Optimism, the notion of dispositional happiness which is able to face obstacles and vicissitudes with resilience, also warrants examination. Bob Brown, the former leader of the Greens, aligned himself with Candide in giving his memoir the title Optimism: Reflections on a life of action. Candide and Brown both are witness to the devastation and corruption that goes hand in hand with ignorance and greed, and both finally settle for cultivating their respective gardens.
Brown writes:. These days I am an optimist and I like it. What is relevant here is that happiness and optimism do not arise ex nihilo , they are situated in the world, a particular time and place, and arise in dependence on cultivation and action. The scope and concerns of each essay, nonetheless, spill across disciplinary boundaries so that the ethicist, the economists, the philosophers, the professors of English and of law, the psychologist and the cultural theorists all draw variously on literature, philosophy, politics, comedy, history and the human sciences.
On Love : A Philosophy for the Twenty-First Century [Hardcover]
This interweaving of thought and styles makes the collection both particularly readable and provocative. In the first section, Philosophical Engagements , Clive Hamilton launches an incisive examination of the opposing forces of self-deception and authenticity. He targets specifically the happiness industry which underwrites the consumerist culture of markets, brands and lifestyle icons, leading, he argues, to the corruption of values, the trade in false promises and the dumbing-down of society in general.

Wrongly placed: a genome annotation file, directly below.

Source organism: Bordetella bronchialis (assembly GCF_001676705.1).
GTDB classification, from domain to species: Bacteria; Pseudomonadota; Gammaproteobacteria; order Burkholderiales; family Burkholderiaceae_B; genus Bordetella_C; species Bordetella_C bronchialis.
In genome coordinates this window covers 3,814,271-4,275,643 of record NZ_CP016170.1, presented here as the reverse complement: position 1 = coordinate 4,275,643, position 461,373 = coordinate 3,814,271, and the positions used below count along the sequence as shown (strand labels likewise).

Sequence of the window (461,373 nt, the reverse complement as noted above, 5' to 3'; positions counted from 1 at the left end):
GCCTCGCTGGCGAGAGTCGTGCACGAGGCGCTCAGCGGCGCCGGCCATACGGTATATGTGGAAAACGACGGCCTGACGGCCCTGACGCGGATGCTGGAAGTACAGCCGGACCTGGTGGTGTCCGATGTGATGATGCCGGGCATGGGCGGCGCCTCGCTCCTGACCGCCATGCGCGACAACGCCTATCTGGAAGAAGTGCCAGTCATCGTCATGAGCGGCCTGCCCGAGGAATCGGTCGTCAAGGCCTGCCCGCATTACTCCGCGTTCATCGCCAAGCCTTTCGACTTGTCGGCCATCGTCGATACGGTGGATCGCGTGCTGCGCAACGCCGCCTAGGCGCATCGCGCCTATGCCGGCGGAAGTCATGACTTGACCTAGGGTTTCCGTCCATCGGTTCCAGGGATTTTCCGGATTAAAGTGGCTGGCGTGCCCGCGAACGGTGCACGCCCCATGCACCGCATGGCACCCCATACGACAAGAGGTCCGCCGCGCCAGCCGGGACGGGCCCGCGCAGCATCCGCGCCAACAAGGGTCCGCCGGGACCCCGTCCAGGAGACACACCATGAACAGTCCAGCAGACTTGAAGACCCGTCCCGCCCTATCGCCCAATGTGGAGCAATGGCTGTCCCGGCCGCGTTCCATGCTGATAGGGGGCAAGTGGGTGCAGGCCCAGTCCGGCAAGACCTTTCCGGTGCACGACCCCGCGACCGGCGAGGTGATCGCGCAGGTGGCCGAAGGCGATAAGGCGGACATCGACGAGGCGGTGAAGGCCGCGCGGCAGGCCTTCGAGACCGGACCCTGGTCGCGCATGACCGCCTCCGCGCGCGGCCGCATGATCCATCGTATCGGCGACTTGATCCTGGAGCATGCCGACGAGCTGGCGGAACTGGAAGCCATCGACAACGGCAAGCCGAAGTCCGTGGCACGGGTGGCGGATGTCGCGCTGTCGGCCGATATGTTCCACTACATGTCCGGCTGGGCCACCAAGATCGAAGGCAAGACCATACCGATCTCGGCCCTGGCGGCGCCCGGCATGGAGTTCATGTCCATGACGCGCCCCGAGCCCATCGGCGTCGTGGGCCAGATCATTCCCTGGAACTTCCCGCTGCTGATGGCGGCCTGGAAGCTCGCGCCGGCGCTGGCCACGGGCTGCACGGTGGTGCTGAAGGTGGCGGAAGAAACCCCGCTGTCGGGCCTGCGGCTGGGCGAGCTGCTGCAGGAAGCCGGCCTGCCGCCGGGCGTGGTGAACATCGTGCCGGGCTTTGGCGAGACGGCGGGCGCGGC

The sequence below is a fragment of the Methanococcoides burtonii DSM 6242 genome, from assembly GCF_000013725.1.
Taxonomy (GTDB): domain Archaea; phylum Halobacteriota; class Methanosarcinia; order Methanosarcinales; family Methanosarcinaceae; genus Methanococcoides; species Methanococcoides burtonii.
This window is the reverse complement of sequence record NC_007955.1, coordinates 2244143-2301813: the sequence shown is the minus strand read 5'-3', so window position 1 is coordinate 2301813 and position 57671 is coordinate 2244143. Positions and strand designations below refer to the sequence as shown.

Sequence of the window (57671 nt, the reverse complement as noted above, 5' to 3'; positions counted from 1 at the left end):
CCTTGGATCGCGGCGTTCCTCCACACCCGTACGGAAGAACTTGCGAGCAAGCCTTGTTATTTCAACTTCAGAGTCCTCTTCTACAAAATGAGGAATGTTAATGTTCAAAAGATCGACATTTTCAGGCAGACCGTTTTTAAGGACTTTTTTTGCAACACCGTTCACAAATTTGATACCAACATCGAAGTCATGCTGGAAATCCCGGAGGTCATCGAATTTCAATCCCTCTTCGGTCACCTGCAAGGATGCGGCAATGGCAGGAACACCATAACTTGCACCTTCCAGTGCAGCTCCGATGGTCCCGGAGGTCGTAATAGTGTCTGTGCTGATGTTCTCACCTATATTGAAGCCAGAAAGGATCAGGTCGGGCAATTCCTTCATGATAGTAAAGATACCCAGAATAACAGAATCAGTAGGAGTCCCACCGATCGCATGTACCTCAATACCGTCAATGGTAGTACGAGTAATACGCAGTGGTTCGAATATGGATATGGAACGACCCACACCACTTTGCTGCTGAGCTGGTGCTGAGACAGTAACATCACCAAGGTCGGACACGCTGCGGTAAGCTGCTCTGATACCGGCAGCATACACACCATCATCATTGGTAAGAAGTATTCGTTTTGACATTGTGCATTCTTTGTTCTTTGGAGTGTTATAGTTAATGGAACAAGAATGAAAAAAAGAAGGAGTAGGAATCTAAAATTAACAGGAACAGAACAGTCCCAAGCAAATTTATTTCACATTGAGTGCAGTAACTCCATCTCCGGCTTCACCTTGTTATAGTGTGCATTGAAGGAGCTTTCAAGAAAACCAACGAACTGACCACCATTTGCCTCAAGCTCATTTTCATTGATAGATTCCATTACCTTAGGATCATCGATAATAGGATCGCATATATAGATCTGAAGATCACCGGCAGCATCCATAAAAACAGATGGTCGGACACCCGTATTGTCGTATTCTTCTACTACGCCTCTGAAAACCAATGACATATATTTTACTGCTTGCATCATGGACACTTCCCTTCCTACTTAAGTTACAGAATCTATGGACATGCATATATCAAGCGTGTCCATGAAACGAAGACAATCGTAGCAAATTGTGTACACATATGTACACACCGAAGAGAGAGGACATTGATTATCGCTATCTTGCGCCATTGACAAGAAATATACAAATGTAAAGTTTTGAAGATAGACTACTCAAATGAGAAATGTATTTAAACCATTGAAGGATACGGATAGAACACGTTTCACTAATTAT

In this way unhappiness is neither an unfortunate state of mind, nor the outcome of difficult external circumstances such as debt, failing marriages, poor health, unemployment or overwork for example; it is just having the wrong attitude, being out of tune with this positivistic universe and as such becomes blameworthy. While the Bhutan case study may have inspired a questioning of values about prosperity, Quiggin concludes that how something is measured does not fundamentally alter that which is measured.
This may be the key connecting insight across the collection: we understand happiness by considering concepts that stand in apparent opposition to it, in this case, sadness.